So allow me to bang the drum a little … I have been this camera’s biggest fan and now you all know why. This thing is a serious camera in RAW. It’s manual control works just great. I can shoot almost anything with it and it sees a lot of time on the tripod.

I am looking forward to the X10’s numbers for two reasons:

  1. The sensor is much larger at 2/3”, so the X10 has the potential to spank a lot of cameras in the weight classes above
  2. But … the X10 uses a traditional CMOS arrangement instead of the BSI (backlit) arrangement of the F550 … that may make no difference because of the size of the pixels, but we’ll have to wait and see …

Go Fuji! I hope that the F770EXR is even better. I would love to have the same performance or a little better with a 500mm lens … wow!

Updated article follows:

The X10 definitely punches above its weight in several categories, but not in SNR. The F550 has a BSI CMOS and the X10 does not, and as I speculated in the original article, the F550 is quite close to the X10, only 1/3 stops less noise. Of course, the X10 has the faster lens, so it can shoot at lower ISO, which is where the real wins are and why Fuji did not need to bother with the BSI design one supposes.


The X10 aplits the difference between the 1/2” F550 and the 1” V1 … which is pretty much an expected result, except that the F550 should be further back. it is punching well above its weight class.


Dynamic Range is impressive. The F550 matches its older contemporaries like the G12 and P7100, but the S100 moved ahead as shown in the original article. But that is with the F550 shot without use of hardware DR extension. Here, the X10 matches the V1, which is the next class up, and again without its hardware DR extension engaged. So it will clearly exceed the 1” sensor class and will match or exceed the u4/3” sensors. Impressive indeed.


Tonal range is again following the normal script. The F550 matches the next bigger sensors, but the X10 is a cut above, as it has a larger sensor again and some of the F550’s technology. But the V1 does eek out a victory here.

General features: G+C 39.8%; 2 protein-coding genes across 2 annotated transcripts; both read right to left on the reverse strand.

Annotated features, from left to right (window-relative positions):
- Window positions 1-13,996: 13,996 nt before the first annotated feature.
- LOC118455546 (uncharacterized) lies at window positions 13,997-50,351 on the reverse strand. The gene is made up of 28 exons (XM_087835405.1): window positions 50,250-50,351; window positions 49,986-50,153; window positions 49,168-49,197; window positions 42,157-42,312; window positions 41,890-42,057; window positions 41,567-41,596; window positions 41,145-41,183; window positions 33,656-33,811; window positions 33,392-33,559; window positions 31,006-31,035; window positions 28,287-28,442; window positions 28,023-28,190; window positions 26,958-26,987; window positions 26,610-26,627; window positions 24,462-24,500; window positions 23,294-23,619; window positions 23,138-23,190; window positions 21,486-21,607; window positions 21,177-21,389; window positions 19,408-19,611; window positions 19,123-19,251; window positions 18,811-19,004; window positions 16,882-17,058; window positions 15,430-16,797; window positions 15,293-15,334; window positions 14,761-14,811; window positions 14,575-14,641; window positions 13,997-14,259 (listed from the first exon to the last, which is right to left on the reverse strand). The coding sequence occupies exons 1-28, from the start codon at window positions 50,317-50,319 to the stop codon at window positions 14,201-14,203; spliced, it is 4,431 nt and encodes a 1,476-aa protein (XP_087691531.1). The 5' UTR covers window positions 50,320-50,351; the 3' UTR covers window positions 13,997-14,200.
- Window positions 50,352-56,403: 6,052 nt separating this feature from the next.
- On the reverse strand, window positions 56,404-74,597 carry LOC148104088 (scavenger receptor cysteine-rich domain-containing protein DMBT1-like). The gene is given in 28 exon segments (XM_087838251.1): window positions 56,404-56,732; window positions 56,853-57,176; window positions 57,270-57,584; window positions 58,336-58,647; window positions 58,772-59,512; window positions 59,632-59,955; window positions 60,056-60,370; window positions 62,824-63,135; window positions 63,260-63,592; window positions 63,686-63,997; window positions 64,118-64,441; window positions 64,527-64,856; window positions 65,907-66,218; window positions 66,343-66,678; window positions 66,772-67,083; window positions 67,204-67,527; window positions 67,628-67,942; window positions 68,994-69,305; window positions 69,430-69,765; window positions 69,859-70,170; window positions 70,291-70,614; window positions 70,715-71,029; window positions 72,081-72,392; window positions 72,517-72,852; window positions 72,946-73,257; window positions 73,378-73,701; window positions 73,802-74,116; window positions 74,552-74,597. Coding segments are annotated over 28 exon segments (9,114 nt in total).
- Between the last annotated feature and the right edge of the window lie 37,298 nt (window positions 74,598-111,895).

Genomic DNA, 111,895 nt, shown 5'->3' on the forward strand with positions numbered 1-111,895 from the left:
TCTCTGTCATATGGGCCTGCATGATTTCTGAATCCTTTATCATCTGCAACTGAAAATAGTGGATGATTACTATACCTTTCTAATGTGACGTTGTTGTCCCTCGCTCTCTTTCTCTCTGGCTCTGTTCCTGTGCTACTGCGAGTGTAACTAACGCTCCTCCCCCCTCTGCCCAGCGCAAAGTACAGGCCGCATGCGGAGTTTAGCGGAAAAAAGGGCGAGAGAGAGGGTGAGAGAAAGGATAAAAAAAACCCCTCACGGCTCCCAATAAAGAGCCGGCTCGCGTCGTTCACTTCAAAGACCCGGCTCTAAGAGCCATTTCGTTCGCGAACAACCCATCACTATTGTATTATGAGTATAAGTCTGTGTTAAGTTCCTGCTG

And finally, like DR, color sensitivity is one of the X10’s great strengths.

So the X10 is a camera to be reckoned with, especially once Fuji have addressed the ORB problem. The F550 remains a real surprise while the X10 is basically meeting its potential … but that should be enough for Fuji to send a scare into the competition.

If you like to shoot RAW … then consider these cameras as serious contenders for your wallet. Even in JPEG they are excellent when compared with their peers, provided you shoot the right settings.

One final word … someone asked on the Fuji forum why the X10 was not tested at 3200 ISO … well, you only have to look at the ISO chart to see that Fuji have again only bothered with analog amplification up to 1600 ISO. That appears to be their shtick with the X series of cameras.


So, as with the X100, the X10 “fakes” all ISOs above 1600, in RAW too. This works well enough for the X100, so one presumes that the simulated 3200 ISO is no problem for the X10. The reason they can get away with this is the extended dynamic range, which of course is predicated on a low noise floor. That also allows them to pull exposures up to simulate the higher ISOs.

Of course, Fuji cameras are complex enough to operate without throwing in yet another weird behavior … but that appears to be the price of shooting Fuji.

For concert cameras, there is simply no better cam than the F550 … and for general purpose short range shooting, the X10 will be the premiere enthusiast camera once the ORB issue has been addressed …